The policy emerged from a symposium between the PBOC, the Ministry of Housing and Urban-Rural Development and China’s largest property developers, Evergrande Group, Vanke and Country Garden. The name of the policy refers to the three prerequisites for a company’s balance sheet;“ The asset to liability ratio must be greater than 70%, net debt to equity ratio must be less than 100%, and cash to short-term borrowings ratio must be less than one.” In addition, the government requires that all three project developers attain the stipulated debt reduction mandate by June next year. The three red lines policy aims “ to reduce leverage, increase liquidity, and mitigate financial risks associated with heavy debt refinancing strategies.”

Implementation of the policy has been detrimental to China’s property market. The debt reduction measures applied by the policy were the cause of property development company Evergrande Group defaulting on debt repayments, in turn halting construction on a number of their real estate projects. As a result, the balance sheets for project developers have continued to deteriorate. In 2020, property developers defaulted on $3.4 billion worth of bonds, shooting up to $7.1 billion, or 27% of all bond repayments, in 2021. In response, angry homebuyers are refusing to pay the mortgage on homes that are not completed.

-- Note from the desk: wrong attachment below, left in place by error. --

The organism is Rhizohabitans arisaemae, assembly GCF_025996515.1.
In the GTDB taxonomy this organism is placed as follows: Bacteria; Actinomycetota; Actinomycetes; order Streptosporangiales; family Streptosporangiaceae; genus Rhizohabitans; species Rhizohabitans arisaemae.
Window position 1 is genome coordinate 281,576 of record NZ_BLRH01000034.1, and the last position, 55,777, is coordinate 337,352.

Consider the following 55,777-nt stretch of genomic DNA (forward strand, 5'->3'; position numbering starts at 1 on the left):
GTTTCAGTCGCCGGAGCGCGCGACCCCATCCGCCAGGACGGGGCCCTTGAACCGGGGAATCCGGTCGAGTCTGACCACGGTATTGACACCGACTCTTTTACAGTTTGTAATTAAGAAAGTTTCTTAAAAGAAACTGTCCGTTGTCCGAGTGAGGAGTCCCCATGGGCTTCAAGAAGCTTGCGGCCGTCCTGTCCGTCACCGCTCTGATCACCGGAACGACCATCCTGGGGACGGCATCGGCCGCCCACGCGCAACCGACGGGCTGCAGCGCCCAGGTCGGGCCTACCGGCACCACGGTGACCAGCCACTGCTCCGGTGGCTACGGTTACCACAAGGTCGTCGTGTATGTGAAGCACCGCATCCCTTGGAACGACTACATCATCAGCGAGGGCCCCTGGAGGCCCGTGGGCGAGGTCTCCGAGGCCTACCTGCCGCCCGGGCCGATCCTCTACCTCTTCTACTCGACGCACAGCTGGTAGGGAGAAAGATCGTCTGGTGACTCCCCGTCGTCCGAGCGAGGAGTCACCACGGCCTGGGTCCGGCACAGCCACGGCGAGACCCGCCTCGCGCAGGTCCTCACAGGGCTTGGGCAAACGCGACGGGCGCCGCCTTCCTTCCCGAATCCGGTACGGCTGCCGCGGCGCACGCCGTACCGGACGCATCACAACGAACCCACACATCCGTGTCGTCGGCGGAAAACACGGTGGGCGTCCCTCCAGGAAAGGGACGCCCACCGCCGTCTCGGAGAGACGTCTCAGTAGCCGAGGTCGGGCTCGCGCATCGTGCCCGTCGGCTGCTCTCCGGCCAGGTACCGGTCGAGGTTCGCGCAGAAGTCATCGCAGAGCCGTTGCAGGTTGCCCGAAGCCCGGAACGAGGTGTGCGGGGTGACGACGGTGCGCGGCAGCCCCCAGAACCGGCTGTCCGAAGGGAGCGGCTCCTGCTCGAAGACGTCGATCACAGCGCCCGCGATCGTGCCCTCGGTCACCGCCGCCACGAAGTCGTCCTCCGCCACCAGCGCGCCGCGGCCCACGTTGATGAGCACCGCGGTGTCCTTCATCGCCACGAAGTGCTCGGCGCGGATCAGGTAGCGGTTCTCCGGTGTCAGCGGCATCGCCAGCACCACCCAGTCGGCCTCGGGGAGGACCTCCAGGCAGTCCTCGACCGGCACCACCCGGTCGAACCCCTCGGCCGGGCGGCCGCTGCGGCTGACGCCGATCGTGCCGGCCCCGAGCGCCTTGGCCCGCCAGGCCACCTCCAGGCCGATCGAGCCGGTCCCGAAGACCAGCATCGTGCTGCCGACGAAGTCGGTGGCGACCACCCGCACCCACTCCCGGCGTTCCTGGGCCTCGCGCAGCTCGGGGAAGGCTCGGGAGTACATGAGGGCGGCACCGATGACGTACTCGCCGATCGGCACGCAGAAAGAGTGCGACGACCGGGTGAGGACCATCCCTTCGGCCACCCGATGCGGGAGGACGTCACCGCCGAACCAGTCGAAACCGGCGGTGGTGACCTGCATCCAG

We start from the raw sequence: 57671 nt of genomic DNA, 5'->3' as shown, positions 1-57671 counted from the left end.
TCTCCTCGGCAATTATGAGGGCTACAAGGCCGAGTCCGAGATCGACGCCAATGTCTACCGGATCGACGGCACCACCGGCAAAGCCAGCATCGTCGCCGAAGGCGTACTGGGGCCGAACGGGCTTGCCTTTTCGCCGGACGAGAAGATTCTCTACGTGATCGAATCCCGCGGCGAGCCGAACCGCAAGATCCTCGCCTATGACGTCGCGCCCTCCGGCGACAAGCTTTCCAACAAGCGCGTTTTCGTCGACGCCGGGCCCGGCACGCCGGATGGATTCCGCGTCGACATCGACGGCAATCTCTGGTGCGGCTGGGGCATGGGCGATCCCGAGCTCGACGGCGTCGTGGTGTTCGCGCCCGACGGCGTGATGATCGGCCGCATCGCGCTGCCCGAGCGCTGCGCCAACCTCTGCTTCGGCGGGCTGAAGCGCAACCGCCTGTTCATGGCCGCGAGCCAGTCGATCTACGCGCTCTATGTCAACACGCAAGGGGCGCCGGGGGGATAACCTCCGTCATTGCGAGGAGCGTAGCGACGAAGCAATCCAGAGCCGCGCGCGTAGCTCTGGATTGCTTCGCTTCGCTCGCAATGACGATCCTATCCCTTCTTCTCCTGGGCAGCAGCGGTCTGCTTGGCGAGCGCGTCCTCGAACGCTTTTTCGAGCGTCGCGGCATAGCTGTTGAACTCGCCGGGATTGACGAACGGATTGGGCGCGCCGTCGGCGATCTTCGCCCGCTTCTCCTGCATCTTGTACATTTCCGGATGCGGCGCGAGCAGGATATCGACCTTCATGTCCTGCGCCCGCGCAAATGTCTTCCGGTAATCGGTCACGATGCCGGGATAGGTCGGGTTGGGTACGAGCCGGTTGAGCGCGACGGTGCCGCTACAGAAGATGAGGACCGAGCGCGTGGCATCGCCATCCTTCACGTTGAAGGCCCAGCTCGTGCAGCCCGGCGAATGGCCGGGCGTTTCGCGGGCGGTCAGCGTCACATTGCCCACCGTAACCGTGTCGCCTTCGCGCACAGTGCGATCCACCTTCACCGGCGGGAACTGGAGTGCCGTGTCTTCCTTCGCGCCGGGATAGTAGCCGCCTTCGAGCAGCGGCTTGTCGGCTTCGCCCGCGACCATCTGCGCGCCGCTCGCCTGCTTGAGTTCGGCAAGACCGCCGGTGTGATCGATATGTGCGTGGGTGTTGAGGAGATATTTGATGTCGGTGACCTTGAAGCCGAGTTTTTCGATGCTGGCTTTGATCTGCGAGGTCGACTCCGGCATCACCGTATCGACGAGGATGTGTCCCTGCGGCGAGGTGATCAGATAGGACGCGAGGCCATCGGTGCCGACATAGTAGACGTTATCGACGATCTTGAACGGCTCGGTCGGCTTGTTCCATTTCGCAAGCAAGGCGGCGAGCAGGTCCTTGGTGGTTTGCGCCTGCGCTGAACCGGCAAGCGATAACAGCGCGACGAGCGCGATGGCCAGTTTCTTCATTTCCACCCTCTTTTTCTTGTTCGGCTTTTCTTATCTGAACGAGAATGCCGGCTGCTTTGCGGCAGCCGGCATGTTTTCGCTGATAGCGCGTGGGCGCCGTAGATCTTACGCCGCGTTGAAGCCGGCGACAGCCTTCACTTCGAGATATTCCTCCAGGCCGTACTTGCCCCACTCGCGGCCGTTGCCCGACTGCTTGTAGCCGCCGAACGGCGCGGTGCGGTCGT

The mortgage boycott

The Chinese nationwide mortgage boycott commenced in mid-July 2022 when a letter addressed to the Evergrande property developer group, which had made the most significant corporate default China has ever seen in December 2021, gained immense public attention. The letter was signed by 100 homeowners from the incomplete Dynasty Mansion project. The letter threatened that “All homebuyers with outstanding mortgage loans will stop paying” unless construction resumes before 20 October 2022. The letter quickly made its rounds on social media platforms such as Douyin and WeChat, garnering widespread support. Within four weeks, the letter became the boycott template for many other angry buyers of incomplete housing projects. Homeowners from over 320 projects in 100 Chinese cities have co-signed the boycott. 

The possible inability of project developers to deliver homes has shaken market confidence, triggering plummeting property values and sales. What this means for the broader Chinese economy remains to be seen.

What is Beijing doing about the crisis?

The complaints of protesters have spurred President Xi Jinping to order the completion of several housing projects across the country, with state-owned financial institutions being called to foot the bill. The three red lines policy has been eased, giving project developers more room to refinance their projects. The government has also committed to decreasing some lender liabilities and increasing their debt by 5%.

While many analysts believe that the measures taken by the government will inject finance into the market in the short term. However, it might not reverse the downward trajectory of the property sector. 

While the mortgage boycott appears to have had some success, China’s low tolerance for dissent has seen censors active on several social media platforms, scrubbing posts, silencing protesters and banning document-sharing links. Should the mortgage boycott become more than merely a social movement, it could be the seed of a much more contentious issue for the Chinese economy.